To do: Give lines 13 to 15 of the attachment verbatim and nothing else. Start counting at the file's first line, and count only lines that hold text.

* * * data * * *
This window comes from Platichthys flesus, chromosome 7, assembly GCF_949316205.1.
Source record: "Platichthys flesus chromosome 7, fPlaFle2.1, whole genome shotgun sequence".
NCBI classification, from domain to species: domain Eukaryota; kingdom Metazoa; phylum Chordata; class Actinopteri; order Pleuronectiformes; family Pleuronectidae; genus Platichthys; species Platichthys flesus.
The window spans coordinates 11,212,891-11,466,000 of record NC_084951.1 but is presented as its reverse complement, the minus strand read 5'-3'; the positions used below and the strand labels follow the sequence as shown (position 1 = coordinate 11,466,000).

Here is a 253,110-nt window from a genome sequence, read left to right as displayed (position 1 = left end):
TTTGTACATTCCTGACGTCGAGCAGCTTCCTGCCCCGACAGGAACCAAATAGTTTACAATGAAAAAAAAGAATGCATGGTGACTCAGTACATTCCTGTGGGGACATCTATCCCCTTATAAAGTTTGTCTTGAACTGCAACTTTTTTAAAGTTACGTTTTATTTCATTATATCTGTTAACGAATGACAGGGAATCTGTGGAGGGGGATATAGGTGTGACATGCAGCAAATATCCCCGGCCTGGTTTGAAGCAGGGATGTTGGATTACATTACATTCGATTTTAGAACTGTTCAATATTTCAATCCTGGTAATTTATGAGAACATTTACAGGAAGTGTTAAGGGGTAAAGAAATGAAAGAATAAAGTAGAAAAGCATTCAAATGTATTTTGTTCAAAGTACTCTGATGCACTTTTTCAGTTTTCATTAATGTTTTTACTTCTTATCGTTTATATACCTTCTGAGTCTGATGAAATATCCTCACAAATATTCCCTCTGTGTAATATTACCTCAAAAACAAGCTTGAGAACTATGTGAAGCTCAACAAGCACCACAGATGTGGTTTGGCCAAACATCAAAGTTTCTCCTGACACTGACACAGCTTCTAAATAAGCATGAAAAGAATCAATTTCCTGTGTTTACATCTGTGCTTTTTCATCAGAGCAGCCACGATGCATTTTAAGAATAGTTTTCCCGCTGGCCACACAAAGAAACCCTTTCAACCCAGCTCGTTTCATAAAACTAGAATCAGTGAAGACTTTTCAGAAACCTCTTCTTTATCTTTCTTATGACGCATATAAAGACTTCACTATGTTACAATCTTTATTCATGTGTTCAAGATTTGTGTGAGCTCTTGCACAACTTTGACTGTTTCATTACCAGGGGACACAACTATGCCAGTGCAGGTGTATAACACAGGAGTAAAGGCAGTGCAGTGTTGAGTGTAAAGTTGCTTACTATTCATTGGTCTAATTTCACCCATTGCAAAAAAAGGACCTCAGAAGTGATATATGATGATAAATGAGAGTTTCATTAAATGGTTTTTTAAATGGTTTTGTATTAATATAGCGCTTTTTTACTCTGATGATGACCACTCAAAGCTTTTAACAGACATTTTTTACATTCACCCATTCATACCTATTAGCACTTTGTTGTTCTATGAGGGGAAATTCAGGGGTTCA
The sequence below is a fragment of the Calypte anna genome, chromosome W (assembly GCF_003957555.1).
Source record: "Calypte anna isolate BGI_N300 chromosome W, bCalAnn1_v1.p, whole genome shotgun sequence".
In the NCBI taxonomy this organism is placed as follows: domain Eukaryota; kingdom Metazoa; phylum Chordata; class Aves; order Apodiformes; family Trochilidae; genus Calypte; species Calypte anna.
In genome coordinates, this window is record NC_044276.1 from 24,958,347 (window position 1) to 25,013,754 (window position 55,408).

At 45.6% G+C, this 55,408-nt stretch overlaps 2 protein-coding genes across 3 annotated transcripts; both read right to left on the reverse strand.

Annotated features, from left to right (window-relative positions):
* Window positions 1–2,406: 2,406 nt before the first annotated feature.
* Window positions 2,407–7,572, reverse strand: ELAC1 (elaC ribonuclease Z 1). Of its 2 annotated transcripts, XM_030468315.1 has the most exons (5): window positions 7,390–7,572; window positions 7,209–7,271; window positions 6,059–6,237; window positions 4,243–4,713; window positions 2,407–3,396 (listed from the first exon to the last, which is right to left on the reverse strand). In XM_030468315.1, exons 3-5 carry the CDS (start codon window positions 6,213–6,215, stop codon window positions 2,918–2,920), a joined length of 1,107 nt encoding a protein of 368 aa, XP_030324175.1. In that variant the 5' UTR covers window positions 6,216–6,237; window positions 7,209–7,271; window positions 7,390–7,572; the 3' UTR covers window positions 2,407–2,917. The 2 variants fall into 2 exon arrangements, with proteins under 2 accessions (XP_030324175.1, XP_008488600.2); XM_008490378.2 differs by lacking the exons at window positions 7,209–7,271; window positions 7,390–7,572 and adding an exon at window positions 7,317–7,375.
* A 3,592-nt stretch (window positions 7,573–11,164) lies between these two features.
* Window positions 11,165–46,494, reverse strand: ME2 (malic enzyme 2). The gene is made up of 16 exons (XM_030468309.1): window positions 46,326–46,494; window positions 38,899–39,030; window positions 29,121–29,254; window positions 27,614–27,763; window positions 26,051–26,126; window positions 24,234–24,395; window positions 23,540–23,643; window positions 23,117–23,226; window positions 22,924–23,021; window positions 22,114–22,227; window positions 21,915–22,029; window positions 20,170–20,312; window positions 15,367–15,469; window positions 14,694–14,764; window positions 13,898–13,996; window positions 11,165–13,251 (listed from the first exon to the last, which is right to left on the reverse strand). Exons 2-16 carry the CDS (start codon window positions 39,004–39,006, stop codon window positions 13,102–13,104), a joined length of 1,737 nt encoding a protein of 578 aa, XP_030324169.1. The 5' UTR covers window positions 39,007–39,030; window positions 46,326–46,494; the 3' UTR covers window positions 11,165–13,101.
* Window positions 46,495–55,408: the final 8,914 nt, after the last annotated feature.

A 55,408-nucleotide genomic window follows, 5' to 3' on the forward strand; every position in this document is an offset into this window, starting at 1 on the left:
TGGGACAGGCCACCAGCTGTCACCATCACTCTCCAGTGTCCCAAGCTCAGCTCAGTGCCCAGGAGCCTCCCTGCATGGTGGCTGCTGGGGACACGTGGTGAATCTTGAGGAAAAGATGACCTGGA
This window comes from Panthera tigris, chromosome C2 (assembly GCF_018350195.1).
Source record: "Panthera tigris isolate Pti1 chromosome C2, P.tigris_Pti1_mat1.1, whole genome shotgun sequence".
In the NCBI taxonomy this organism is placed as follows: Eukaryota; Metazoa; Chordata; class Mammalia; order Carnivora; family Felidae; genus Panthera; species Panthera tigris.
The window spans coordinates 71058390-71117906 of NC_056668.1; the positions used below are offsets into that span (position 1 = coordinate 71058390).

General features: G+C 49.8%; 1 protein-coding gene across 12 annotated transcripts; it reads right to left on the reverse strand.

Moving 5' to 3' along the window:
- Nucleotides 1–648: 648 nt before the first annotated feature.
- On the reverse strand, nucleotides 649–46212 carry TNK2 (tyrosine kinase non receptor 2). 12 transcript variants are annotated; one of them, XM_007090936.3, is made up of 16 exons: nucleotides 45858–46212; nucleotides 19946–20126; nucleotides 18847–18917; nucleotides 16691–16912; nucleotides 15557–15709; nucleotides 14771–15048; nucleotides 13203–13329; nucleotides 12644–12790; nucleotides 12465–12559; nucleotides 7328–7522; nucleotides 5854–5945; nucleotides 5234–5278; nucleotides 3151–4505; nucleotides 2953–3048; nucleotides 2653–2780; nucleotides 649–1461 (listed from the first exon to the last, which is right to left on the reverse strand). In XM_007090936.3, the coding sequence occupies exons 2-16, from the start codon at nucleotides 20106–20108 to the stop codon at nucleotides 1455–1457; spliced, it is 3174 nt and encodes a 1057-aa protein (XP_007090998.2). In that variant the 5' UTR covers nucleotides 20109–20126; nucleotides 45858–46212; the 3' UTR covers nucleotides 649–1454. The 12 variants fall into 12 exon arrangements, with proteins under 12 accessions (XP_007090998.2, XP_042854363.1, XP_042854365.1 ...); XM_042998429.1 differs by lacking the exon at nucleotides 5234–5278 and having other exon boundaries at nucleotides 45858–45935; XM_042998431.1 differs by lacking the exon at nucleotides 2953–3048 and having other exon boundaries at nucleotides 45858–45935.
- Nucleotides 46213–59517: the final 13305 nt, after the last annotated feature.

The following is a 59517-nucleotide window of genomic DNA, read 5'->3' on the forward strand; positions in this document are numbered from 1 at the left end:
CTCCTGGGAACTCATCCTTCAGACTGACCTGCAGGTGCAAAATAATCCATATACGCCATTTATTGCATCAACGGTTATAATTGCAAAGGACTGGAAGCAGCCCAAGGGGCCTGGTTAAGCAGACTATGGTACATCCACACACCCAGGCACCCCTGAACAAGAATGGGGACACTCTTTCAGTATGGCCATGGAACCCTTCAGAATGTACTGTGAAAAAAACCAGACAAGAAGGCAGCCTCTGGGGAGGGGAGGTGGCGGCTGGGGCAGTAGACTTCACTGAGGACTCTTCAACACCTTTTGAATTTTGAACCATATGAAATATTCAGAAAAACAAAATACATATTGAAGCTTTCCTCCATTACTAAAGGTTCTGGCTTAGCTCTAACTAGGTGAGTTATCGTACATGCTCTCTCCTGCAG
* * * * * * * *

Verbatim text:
* Window positions 1–2,406: 2,406 nt before the first annotated feature.
* Window positions 2,407–7,572, reverse strand: ELAC1 (elaC ribonuclease Z 1). Of its 2 annotated transcripts, XM_030468315.1 has the most exons (5): window positions 7,390–7,572; window positions 7,209–7,271; window positions 6,059–6,237; window positions 4,243–4,713; window positions 2,407–3,396 (listed from the first exon to the last, which is right to left on the reverse strand). In XM_030468315.1, exons 3-5 carry the CDS (start codon window positions 6,213–6,215, stop codon window positions 2,918–2,920), a joined length of 1,107 nt encoding a protein of 368 aa, XP_030324175.1. In that variant the 5' UTR covers window positions 6,216–6,237; window positions 7,209–7,271; window positions 7,390–7,572; the 3' UTR covers window positions 2,407–2,917. The 2 variants fall into 2 exon arrangements, with proteins under 2 accessions (XP_030324175.1, XP_008488600.2); XM_008490378.2 differs by lacking the exons at window positions 7,209–7,271; window positions 7,390–7,572 and adding an exon at window positions 7,317–7,375.
* A 3,592-nt stretch (window positions 7,573–11,164) lies between these two features.